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How ice cream truck jingles and their sometimes dark history have evolved




People wait in line for ice cream in the Lower East Side neighborhood of New York City.
People wait in line for ice cream in the Lower East Side neighborhood of New York City.
Andrew Burton/Getty Images

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Even years into adulthood, the signature ice cream truck jingle can rekindle pleasant childhood memories.

"It’s all a matter of nostalgia, recognizing the tune, having the right tempo and having the right symmetry in the songs themselves. That is what’s familiar to us and that is what gets us running out into the streets to buy an ice cream cone," S.J. Velasquez, BBC.com producer, told Airtalk's Patt Morrison. 

One of the most recognizable ice cream truck tunes, "Turkey in the Straw," dates back to the 19th century and has become synonymous with buying frozen treats from neighborhood vendors.

Velasquez said the timeless tunes have evolved over time to lure customers to these moving dessert dispensaries

"It happened over time, it was a bit of an evolution," Velasquez said. "The first person to have been documented to have used any kind of a jingle is the Good Humor ice cream truck. They used sleigh bells, traditional sleigh bells right from the sled, and then that evolved. Eventually, a Good Humor salesman started using jingles, and over time, he started using different songs. The first jingle that we’re aware of, an actual tune that was cranked out in chimes, is an Eastern European song called “Stodola Pumpa.”

"Turkey in the Straw," "Pop Goes the Weasel" and "The Entertainer" are a few of the commonly recycled ice cream truck theme songs. Aside from their frequent usage, she said they do tend to share a universal formula that makes them ideal for ice cream vendors. 

"I spoke to a man by the name of Dan Neely, he is the go-to guy when it comes to learning about anything ice cream truck-jingle related, and he said yes, there are key elements to the songs. They’re generally older songs, kiddie tunes that you might remember from kindergarten, they’re usually upbeat, have a repetitive symmetry and can be chopped down to a very short jingle and can be recognized within a few seconds," Velasquez said.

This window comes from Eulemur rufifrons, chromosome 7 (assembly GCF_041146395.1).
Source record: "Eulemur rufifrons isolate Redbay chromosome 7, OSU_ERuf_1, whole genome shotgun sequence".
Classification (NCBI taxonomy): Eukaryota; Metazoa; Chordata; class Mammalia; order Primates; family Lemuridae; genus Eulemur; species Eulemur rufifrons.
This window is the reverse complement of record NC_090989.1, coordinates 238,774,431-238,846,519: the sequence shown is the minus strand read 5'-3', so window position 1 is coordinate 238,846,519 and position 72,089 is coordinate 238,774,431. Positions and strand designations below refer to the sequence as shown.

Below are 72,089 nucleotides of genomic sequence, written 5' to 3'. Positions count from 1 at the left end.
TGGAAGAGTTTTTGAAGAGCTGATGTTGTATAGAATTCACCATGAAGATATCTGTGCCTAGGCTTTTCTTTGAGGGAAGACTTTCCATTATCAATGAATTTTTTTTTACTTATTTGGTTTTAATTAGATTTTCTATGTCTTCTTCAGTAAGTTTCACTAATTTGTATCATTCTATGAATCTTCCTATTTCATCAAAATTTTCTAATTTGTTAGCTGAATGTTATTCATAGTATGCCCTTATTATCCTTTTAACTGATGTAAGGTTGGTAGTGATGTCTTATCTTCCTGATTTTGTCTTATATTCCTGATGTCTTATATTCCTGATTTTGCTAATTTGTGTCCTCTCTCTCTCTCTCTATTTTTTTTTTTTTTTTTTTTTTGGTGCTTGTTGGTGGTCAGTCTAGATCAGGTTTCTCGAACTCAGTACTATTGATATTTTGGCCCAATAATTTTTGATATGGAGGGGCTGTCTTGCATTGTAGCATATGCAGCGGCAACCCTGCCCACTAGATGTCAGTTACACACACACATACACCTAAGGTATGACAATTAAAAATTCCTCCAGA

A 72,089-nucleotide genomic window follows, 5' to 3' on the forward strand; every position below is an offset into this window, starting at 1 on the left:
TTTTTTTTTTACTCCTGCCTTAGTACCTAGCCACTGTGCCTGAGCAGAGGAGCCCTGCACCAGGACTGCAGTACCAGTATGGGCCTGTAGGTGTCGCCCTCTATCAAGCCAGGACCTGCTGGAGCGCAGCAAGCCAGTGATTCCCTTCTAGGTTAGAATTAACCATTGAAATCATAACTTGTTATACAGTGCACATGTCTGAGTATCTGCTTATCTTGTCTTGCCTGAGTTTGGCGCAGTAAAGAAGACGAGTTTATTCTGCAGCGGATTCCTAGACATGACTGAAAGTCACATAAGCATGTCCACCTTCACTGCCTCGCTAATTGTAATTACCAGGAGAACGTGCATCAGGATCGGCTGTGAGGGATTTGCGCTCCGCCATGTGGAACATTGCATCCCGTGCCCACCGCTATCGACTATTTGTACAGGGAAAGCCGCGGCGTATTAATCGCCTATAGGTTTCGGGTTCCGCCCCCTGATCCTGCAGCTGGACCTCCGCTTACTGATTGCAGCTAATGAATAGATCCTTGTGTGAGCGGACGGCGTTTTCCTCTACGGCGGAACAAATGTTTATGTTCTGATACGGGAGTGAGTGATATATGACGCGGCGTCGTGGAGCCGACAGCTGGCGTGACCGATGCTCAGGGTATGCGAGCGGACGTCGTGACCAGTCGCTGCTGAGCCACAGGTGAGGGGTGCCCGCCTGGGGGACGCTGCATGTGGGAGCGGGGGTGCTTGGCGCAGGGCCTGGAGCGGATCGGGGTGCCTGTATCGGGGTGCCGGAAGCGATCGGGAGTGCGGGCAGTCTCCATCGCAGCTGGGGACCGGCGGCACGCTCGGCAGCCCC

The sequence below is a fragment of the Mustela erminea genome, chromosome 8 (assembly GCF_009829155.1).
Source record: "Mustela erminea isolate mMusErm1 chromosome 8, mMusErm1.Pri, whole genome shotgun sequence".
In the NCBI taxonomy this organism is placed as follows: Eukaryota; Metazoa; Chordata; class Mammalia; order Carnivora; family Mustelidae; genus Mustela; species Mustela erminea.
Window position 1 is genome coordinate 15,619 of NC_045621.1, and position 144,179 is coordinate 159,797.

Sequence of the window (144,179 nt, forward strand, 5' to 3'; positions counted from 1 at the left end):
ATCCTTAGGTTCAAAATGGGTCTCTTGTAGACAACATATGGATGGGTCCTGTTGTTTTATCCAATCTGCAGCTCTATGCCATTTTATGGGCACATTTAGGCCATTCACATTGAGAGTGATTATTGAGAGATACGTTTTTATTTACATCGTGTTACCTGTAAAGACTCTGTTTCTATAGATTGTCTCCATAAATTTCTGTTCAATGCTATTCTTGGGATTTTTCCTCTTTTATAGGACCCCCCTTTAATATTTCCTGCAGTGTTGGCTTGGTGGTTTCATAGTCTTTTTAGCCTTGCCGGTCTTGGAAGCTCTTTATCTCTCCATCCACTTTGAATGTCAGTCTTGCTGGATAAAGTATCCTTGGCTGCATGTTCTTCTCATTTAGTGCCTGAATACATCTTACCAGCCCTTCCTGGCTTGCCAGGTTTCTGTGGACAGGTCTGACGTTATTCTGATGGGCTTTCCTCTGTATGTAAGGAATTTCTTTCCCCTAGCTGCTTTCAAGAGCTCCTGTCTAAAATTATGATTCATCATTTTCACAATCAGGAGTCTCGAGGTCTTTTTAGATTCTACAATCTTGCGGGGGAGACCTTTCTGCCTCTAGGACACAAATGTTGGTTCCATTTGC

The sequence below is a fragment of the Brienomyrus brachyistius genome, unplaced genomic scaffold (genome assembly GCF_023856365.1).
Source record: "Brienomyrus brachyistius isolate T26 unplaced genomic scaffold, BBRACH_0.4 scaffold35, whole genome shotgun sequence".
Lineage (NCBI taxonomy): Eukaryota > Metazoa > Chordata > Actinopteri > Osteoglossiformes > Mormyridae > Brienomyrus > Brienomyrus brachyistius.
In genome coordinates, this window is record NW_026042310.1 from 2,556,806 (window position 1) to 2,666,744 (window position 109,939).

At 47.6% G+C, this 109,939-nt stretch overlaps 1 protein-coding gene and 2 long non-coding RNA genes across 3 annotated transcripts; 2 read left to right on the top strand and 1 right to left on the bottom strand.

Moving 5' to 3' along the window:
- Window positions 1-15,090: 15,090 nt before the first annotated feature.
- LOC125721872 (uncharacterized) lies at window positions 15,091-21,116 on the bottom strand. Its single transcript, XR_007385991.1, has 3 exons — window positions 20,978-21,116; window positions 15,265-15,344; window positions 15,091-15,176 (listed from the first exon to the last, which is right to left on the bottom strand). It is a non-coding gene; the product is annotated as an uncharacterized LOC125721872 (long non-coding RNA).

Sometimes these infantile and simple harmonies sometimes have a darker past. Very few people might be aware that the familiar "Turkey in the Straw's" has some association to minstrel songs. 

"Yes, it does have some dark history to it. I asked a few of my sources for the story about the history of this particular tune, and they did defend the song — not the racist song that is referred to, but the older song. “Turkey in the Straw,” much like a lot of other minstrel songs, were not actually minstrel songs when they were first written. “Turkey in the Straw” is actually an updated version of an old Irish or English tune called, “The Old Rose Tree.” That was a very beautiful dance song that was co-opted," she said.  

Whether you have a favorite ice cream truck tune that wasn't mentioned, or a memorable exchange with your childhood neighborhood vendor, share your comments with us in the discussion thread below.

This interview has been edited for clarity.

This story has been updated.

Guest:

S.J. Velasquez, Homepage and Features Producer, BBC.com; she tweets from @sjvelasquez